Burns didn’t know which film clip the Sundance organizers had selected to show his work, but rolled with it when the house lights went dark and up onscreen came the scene with Kate Winslet as a CDC doctor explaining to actors whose job it was to look slack jawed at the R-naught factor, the multiplier effect specific to known diseases passed on by door handles and elevator buttons, after people unconsciously touch their faces at the rate of 2,000 to 3,000 times per day. “It’s the key scene, because it sets up the stakes,” Burns said.
To map out those stakes onscreen, for three years Dr. Ian Lipkin, a virologist at Columbia University’s Mailman School of Public Health, guided Burns. “Here he was curing diseases, and I come in, and he thought I was a [bleep]ing idiot.” Burns related what he’d learned from the process on how science and filmmaking might better fit together. For starters, wearing a suit to the lab can’t hurt.
“And buying dinner and a nice wine helps,” Burns said, with a roll of his hands. “Scientists’ egos are commensurate in size to our own.” The Bordeaux and boeuf must have done the trick. “After that when I’d show him pages [of the script], he’d say, ‘Oooh, you can push it a little further.’” That got a big laugh from the movie hipsters at the Egyptian, as Burns then extrapolated the guiding principle of screenwriting: “A lot of it is learning enough about their world to ask the right questions.” Lipkin subsequently established a fellowship at Mailman named for Soderbergh and Burns.
For his part, Jon Amiel, sketched out the terrain of filmmaker dos and don’ts. Don’t put glasses on actors with six-pack abs to show they’ve won the Nobel Prize, Amiel complained. “There’s something in the eyes, the shape of the mouth saying the words that tells you they’re not originating the ideas,” he deadpanned. He was reluctant to accept the offer to do a film about Darwin, whom he described as “a Mt. Rushmore figure,” until he perceived something beyond what he called “the inherent drama of science, of atoms colliding, and … started connecting to the man.”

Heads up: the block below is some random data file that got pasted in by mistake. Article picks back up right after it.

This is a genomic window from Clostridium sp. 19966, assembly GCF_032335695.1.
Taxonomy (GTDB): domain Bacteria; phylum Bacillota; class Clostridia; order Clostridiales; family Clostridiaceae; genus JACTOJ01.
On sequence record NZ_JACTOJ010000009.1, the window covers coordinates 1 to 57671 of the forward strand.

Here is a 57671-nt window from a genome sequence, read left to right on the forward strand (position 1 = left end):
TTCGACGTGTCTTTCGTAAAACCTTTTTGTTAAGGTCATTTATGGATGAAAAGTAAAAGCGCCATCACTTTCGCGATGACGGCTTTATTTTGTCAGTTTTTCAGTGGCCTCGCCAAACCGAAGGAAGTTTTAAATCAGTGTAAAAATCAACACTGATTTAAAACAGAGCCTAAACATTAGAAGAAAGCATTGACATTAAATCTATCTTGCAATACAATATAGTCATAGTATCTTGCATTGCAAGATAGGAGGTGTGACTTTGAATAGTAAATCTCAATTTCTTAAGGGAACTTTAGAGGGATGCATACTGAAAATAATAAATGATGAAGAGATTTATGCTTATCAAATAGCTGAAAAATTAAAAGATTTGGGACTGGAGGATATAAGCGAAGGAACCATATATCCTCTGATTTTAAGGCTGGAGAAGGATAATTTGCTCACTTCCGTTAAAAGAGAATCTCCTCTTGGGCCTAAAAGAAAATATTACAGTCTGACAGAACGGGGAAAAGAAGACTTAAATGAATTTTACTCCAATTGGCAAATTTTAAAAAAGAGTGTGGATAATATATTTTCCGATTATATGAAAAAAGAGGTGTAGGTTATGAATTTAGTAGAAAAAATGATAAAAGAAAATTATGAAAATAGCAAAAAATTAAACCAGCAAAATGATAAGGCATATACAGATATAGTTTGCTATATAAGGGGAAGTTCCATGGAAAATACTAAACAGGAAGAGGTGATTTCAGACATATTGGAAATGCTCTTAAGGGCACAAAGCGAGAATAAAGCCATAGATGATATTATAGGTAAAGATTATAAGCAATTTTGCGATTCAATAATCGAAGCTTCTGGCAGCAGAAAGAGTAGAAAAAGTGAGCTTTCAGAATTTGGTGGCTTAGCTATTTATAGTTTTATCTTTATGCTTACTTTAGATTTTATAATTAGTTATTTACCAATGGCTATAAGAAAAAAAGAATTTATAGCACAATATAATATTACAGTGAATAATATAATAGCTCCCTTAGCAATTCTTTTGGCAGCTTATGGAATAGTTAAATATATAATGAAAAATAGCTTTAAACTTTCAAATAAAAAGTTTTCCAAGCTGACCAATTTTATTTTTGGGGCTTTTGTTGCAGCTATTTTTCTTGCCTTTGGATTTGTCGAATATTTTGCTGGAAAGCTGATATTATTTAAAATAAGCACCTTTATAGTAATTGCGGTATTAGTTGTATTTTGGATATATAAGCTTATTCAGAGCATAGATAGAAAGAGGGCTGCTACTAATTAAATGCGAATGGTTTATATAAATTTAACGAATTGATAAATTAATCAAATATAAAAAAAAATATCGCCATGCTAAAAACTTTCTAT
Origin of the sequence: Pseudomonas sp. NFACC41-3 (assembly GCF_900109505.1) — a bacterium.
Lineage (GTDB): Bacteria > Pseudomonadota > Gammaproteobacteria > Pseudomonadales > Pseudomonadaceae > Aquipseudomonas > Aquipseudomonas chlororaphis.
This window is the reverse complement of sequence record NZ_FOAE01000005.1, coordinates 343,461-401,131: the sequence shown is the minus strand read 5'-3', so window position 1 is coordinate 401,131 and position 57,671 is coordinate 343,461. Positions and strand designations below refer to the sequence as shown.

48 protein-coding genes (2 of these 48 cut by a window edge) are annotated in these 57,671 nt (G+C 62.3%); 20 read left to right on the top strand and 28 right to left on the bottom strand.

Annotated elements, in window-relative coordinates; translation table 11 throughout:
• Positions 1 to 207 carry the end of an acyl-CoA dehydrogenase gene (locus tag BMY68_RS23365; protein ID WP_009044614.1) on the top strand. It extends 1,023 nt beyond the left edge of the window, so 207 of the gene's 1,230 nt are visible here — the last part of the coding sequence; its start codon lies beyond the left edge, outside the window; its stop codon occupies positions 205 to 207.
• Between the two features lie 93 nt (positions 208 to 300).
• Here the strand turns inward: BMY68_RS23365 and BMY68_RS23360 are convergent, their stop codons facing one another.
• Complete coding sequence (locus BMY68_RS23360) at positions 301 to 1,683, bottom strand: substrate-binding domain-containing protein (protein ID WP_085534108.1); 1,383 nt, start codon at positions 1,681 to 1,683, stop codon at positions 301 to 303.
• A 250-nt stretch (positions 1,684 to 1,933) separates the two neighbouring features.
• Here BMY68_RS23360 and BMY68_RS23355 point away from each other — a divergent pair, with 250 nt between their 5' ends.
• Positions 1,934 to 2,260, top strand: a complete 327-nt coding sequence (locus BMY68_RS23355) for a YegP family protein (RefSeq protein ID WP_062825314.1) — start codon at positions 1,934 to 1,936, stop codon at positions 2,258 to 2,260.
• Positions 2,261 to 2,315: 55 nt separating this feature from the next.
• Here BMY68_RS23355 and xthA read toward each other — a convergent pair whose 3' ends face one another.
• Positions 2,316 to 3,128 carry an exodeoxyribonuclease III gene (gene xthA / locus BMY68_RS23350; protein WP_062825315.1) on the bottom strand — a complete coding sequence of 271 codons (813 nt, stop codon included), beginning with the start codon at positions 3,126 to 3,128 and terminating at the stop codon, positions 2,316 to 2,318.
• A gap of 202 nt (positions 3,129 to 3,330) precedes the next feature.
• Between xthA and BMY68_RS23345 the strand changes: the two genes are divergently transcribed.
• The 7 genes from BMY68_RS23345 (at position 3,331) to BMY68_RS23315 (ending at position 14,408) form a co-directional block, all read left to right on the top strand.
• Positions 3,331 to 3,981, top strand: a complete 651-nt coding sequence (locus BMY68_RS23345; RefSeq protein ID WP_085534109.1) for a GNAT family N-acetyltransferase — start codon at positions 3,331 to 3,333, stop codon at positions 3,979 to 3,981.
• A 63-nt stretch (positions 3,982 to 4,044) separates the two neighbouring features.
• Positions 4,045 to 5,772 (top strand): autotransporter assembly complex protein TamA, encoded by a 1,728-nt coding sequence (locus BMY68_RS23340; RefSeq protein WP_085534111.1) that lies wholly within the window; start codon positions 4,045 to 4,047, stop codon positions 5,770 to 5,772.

Rolling a clip from "Creation" about the cycle of life, Amiel drew the link between the death of Darwin’s 10 year-old daughter by flu, Darwin’s fevered work after that and putting together the puzzle of evolution. In one of those life-imitating-art moments, Amiel was a last-minute replacement for the flu-sidelined Darren Aronofsky, whose career was launched at Sundance in 1998 with "Pi," a thriller linking Torah, numbers theory and corporate global ambitions.
Burns is awaiting the release next month of his new collaboration with Soderbergh, "Side Effects," originally titled "Bitter Pill." Big Pharma probably isn’t going to like it, as Mamie Gummer, Rooney Mara, Catherine Zeta-Jones and Channing Tatum all bounce off the walls of our over-medicated culture.
“I wanted to write a modern, psychological noir thriller,” said Burns, who followed a forensic scientist at New York’s Bellevue Hospital and worked on the script for seven years.
“If you look at the way depression is diagnosed now,“ he said in the green room, ”we’re in the midst of an epidemic. People have prescription drugs stuffed in their medicine cabinets, their purses. Sure they help a lot of people. But there are bound to be people,” he continued in the added responsibility of marketeer to artist, “who encounter difficulties with… side effects.”
“The film takes a pretty controversial stand, so it’ll be interesting to see how the scientific community responds."